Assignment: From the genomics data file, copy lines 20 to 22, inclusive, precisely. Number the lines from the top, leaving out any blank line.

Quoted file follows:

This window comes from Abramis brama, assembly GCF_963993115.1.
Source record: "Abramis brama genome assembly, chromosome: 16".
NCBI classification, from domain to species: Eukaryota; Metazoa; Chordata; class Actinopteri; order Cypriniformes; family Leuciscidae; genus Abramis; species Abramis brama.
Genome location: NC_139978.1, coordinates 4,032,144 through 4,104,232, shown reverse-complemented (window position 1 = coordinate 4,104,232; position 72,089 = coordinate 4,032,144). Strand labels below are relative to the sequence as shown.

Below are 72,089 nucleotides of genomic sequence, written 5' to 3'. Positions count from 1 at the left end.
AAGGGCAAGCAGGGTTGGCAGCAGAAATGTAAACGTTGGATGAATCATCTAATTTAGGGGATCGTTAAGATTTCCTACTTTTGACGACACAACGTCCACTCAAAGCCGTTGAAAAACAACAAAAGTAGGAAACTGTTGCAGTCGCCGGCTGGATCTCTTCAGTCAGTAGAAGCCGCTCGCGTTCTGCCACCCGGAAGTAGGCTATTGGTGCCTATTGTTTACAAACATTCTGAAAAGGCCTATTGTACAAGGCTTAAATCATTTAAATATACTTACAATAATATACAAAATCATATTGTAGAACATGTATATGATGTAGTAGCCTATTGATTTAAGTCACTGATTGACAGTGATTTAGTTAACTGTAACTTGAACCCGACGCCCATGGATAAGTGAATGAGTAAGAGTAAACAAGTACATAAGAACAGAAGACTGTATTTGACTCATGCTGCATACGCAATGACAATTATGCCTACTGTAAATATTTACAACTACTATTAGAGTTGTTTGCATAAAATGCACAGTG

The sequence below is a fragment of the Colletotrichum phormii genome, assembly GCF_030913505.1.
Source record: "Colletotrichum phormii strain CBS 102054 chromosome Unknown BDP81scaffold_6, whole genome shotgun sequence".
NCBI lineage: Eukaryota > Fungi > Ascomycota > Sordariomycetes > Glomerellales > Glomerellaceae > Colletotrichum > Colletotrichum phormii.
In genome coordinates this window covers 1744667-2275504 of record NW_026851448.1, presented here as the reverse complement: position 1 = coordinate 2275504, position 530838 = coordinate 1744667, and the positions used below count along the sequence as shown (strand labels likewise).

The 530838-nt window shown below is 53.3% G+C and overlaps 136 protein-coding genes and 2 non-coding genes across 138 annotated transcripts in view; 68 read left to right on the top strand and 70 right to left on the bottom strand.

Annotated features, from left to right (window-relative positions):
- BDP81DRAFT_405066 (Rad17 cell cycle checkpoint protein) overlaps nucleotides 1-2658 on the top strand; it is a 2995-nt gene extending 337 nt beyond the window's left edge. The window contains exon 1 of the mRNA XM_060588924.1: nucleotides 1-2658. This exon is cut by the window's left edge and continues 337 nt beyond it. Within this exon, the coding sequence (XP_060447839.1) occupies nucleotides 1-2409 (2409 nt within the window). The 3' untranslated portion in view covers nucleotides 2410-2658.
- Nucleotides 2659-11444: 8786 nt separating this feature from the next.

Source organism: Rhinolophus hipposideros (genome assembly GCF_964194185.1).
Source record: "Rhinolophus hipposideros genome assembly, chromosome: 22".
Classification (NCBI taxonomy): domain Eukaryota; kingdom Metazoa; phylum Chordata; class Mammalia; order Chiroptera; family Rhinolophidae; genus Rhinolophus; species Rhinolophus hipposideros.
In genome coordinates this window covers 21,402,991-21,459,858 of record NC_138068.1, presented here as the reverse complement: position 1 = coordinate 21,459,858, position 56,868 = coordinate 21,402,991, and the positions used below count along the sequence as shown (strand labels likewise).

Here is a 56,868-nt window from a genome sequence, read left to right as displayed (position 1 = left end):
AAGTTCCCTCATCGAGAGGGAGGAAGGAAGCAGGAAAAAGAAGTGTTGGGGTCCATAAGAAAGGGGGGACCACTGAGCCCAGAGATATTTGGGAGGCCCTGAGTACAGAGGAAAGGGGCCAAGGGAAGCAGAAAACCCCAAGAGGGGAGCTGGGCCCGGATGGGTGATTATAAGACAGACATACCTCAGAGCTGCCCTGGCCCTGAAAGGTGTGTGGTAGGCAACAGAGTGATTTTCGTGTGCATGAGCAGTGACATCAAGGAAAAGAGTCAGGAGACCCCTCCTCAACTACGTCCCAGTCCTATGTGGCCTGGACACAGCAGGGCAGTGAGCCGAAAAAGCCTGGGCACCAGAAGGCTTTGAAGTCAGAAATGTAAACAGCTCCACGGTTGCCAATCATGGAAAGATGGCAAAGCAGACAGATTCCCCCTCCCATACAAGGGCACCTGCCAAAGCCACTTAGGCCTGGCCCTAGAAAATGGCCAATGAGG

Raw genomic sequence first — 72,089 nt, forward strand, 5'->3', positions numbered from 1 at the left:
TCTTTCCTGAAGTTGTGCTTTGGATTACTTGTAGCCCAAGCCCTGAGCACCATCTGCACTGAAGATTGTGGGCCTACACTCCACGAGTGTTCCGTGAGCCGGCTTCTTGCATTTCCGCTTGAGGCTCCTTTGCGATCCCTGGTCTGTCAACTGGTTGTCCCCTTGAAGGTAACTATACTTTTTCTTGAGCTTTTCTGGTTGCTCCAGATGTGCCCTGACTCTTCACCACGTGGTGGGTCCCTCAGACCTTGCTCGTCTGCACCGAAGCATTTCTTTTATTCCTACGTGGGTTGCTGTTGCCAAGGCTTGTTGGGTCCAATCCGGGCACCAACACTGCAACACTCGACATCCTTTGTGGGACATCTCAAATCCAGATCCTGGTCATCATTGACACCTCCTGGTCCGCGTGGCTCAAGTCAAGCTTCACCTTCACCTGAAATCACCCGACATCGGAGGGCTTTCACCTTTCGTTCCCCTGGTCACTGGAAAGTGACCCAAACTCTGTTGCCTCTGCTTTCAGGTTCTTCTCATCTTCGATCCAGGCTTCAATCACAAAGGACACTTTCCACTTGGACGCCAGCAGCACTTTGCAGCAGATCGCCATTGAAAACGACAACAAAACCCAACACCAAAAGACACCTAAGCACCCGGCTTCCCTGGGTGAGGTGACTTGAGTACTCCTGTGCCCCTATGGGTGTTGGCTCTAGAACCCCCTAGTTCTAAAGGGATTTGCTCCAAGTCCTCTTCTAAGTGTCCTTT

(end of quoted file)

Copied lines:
AAGTTCCCTCATCGAGAGGGAGGAAGGAAGCAGGAAAAAGAAGTGTTGGGGTCCATAAGAAAGGGGGGACCACTGAGCCCAGAGATATTTGGGAGGCCCTGAGTACAGAGGAAAGGGGCCAAGGGAAGCAGAAAACCCCAAGAGGGGAGCTGGGCCCGGATGGGTGATTATAAGACAGACATACCTCAGAGCTGCCCTGGCCCTGAAAGGTGTGTGGTAGGCAACAGAGTGATTTTCGTGTGCATGAGCAGTGACATCAAGGAAAAGAGTCAGGAGACCCCTCCTCAACTACGTCCCAGTCCTATGTGGCCTGGACACAGCAGGGCAGTGAGCCGAAAAAGCCTGGGCACCAGAAGGCTTTGAAGTCAGAAATGTAAACAGCTCCACGGTTGCCAATCATGGAAAGATGGCAAAGCAGACAGATTCCCCCTCCCATACAAGGGCACCTGCCAAAGCCACTTAGGCCTGGCCCTAGAAAATGGCCAATGAGG

Raw genomic sequence first — 72,089 nt, forward strand, 5'->3', positions numbered from 1 at the left:
TCTTTCCTGAAGTTGTGCTTTGGATTACTTGTAGCCCAAGCCCTGAGCACCATCTGCACTGAAGATTGTGGGCCTACACTCCACGAGTGTTCCGTGAGCCGGCTTCTTGCATTTCCGCTTGAGGCTCCTTTGCGATCCCTGGTCTGTCAACTGGTTGTCCCCTTGAAGGTAACTATACTTTTTCTTGAGCTTTTCTGGTTGCTCCAGATGTGCCCTGACTCTTCACCACGTGGTGGGTCCCTCAGACCTTGCTCGTCTGCACCGAAGCATTTCTTTTATTCCTACGTGGGTTGCTGTTGCCAAGGCTTGTTGGGTCCAATCCGGGCACCAACACTGCAACACTCGACATCCTTTGTGGGACATCTCAAATCCAGATCCTGGTCATCATTGACACCTCCTGGTCCGCGTGGCTCAAGTCAAGCTTCACCTTCACCTGAAATCACCCGACATCGGAGGGCTTTCACCTTTCGTTCCCCTGGTCACTGGAAAGTGACCCAAACTCTGTTGCCTCTGCTTTCAGGTTCTTCTCATCTTCGATCCAGGCTTCAATCACAAAGGACACTTTCCACTTGGACGCCAGCAGCACTTTGCAGCAGATCGCCATTGAAAACGACAACAAAACCCAACACCAAAAGACACCTAAGCACCCGGCTTCCCTGGGTGAGGTGACTTGAGTACTCCTGTGCCCCTATGGGTGTTGGCTCTAGAACCCCCTAGTTCTAAAGGGATTTGCTCCAAGTCCTCTTCTAAGTGTCCTTT